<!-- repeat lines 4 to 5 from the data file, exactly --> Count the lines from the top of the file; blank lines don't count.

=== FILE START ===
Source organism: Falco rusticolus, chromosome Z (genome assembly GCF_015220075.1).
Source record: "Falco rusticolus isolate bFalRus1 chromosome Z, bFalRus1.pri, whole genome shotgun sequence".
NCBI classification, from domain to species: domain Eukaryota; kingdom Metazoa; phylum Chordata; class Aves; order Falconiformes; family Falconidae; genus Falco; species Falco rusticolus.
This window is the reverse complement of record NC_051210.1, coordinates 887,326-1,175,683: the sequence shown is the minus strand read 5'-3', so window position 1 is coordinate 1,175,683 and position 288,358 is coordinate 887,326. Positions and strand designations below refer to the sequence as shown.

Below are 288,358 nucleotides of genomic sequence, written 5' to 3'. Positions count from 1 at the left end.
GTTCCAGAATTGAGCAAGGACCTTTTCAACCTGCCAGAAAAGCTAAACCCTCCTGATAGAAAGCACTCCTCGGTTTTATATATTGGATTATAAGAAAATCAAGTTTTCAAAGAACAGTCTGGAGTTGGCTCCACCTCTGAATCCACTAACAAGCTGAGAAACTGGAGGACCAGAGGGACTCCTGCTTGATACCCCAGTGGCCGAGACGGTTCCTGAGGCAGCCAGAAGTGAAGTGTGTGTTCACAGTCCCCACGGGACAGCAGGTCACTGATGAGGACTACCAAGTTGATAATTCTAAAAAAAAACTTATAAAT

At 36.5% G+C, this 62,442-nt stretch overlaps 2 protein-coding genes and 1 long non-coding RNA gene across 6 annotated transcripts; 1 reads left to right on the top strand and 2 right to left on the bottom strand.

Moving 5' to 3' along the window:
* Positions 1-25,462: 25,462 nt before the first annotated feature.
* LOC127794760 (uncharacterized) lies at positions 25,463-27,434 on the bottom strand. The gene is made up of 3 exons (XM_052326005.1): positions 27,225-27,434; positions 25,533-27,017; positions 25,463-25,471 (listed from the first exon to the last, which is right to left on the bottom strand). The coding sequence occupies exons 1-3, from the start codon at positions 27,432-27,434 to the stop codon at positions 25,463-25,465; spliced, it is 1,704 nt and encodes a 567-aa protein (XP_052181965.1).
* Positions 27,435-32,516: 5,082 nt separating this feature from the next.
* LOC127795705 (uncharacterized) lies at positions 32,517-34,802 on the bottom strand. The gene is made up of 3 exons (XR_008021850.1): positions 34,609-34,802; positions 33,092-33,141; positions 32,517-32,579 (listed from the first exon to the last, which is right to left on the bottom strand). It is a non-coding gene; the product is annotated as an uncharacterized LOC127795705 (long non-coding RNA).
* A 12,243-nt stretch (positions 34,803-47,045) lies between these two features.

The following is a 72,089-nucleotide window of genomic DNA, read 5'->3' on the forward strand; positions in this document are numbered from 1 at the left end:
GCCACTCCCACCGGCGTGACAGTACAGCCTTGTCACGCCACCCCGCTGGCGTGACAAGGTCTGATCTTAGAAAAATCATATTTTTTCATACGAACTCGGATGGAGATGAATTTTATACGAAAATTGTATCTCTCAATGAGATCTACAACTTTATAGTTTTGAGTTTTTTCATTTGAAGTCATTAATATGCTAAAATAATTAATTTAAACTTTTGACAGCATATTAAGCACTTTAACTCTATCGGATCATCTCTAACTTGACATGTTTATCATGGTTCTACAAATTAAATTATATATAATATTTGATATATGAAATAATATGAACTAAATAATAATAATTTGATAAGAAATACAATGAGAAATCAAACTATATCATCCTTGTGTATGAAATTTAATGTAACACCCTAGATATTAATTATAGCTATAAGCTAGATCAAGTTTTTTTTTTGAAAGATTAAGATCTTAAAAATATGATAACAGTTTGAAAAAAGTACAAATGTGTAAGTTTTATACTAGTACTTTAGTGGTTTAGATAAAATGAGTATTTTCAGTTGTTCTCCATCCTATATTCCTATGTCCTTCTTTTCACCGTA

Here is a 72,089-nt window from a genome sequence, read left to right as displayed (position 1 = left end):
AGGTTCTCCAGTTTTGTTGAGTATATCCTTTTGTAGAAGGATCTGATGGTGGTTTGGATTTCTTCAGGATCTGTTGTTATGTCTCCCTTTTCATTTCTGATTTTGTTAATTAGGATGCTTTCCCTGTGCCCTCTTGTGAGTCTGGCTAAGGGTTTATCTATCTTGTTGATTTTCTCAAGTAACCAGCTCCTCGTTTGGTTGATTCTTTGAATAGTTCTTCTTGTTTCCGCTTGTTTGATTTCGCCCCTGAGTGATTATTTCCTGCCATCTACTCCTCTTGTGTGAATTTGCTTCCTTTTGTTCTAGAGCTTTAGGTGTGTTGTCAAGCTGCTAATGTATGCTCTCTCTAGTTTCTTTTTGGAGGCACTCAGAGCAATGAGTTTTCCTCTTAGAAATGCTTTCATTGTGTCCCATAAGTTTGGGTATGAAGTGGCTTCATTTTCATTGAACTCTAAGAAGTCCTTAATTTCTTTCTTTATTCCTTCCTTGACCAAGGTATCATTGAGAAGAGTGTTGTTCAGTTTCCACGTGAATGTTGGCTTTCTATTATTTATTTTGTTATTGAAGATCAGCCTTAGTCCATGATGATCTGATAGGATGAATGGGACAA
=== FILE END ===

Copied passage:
This window is the reverse complement of record NC_051210.1, coordinates 887,326-1,175,683: the sequence shown is the minus strand read 5'-3', so window position 1 is coordinate 1,175,683 and position 288,358 is coordinate 887,326. Positions and strand designations below refer to the sequence as shown.

Below are 288,358 nucleotides of genomic sequence, written 5' to 3'. Positions count from 1 at the left end.